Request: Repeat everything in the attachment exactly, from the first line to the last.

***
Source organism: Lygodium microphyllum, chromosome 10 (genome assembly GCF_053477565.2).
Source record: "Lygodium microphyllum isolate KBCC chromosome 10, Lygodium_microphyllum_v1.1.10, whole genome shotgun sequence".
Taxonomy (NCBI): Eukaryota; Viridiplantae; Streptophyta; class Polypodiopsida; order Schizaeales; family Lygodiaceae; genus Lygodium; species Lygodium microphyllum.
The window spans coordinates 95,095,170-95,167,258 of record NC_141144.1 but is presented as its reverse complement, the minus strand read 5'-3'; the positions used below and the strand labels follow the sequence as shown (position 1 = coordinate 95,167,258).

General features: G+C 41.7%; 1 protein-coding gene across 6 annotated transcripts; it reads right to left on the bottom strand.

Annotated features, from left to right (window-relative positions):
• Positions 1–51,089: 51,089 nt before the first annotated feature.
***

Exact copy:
Source organism: Lygodium microphyllum, chromosome 10 (genome assembly GCF_053477565.2).
Source record: "Lygodium microphyllum isolate KBCC chromosome 10, Lygodium_microphyllum_v1.1.10, whole genome shotgun sequence".
Taxonomy (NCBI): Eukaryota; Viridiplantae; Streptophyta; class Polypodiopsida; order Schizaeales; family Lygodiaceae; genus Lygodium; species Lygodium microphyllum.
The window spans coordinates 95,095,170-95,167,258 of record NC_141144.1 but is presented as its reverse complement, the minus strand read 5'-3'; the positions used below and the strand labels follow the sequence as shown (position 1 = coordinate 95,167,258).

General features: G+C 41.7%; 1 protein-coding gene across 6 annotated transcripts; it reads right to left on the bottom strand.

Annotated features, from left to right (window-relative positions):
• Positions 1–51,089: 51,089 nt before the first annotated feature.